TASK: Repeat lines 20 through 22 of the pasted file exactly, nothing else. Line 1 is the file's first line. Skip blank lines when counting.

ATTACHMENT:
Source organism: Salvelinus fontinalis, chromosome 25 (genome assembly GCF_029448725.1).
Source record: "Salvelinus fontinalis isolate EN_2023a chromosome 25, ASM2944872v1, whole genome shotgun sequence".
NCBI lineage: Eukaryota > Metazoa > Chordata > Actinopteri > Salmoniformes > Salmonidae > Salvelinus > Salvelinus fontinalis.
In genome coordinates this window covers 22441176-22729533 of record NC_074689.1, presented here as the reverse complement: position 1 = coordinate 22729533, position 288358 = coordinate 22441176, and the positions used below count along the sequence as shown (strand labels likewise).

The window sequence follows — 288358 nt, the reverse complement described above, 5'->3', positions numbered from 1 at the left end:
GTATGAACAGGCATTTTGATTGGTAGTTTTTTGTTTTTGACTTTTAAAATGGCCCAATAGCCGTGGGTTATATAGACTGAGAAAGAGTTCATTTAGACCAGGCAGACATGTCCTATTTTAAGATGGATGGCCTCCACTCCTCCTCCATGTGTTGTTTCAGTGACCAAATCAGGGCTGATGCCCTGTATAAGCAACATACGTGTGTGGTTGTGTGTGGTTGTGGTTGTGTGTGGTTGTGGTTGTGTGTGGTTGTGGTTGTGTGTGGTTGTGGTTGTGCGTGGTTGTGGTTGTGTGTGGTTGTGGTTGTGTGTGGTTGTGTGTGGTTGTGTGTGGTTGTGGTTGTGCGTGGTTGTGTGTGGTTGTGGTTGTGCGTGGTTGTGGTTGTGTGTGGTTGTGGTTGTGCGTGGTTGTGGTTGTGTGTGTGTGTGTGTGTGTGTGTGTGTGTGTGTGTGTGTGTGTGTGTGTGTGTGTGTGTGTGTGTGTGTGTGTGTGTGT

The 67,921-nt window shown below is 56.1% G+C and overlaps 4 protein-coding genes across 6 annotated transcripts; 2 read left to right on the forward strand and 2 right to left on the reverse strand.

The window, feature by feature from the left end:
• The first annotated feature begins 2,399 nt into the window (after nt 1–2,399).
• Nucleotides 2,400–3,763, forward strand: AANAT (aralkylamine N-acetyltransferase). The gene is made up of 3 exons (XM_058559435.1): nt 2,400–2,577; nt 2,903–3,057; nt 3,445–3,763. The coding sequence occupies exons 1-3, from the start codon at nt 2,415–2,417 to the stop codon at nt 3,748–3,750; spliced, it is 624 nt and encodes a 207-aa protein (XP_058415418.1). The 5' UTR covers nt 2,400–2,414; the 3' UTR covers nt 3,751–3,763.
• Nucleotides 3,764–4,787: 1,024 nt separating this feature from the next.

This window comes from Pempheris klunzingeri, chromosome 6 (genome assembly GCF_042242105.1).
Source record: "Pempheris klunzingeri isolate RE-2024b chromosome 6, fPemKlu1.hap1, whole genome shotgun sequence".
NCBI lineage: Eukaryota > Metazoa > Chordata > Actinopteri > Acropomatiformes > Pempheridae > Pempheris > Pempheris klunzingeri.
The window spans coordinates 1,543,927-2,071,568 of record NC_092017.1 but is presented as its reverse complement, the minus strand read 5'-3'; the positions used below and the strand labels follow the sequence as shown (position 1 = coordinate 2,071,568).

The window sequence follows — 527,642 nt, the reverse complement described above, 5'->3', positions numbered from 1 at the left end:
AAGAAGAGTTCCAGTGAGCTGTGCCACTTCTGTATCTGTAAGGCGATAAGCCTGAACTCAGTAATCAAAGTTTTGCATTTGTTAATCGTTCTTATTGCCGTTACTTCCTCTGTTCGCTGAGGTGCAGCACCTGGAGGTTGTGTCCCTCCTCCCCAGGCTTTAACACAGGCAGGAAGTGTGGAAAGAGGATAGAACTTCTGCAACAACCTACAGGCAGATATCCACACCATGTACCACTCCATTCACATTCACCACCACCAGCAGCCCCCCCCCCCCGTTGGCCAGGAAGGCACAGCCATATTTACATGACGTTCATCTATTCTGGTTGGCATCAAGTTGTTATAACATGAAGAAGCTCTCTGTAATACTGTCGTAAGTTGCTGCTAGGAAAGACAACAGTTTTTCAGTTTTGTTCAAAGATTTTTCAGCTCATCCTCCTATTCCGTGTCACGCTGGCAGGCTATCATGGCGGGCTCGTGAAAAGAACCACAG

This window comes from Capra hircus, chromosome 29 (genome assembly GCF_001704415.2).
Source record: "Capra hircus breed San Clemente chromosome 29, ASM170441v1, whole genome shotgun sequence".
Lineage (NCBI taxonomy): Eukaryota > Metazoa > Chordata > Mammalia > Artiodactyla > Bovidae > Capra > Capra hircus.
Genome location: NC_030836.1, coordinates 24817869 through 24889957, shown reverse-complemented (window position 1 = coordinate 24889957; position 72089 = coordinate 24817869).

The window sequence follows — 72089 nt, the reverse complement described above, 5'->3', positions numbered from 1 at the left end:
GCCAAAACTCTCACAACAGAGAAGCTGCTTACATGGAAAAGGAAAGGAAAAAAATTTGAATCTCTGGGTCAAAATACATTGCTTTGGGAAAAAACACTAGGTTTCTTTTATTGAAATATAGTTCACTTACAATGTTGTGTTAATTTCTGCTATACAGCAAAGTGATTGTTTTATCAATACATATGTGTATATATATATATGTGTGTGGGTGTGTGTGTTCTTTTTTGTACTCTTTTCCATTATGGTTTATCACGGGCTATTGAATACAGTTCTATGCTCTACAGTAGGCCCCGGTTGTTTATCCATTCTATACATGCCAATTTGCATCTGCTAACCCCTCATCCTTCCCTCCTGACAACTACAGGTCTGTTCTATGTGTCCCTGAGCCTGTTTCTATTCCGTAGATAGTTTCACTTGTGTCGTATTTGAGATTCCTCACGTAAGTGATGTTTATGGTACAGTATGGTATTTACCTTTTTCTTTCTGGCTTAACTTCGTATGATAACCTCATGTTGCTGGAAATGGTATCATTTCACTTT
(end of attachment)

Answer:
Lineage (NCBI taxonomy): Eukaryota > Metazoa > Chordata > Mammalia > Artiodactyla > Bovidae > Capra > Capra hircus.
Genome location: NC_030836.1, coordinates 24817869 through 24889957, shown reverse-complemented (window position 1 = coordinate 24889957; position 72089 = coordinate 24817869).

The window sequence follows — 72089 nt, the reverse complement described above, 5'->3', positions numbered from 1 at the left end: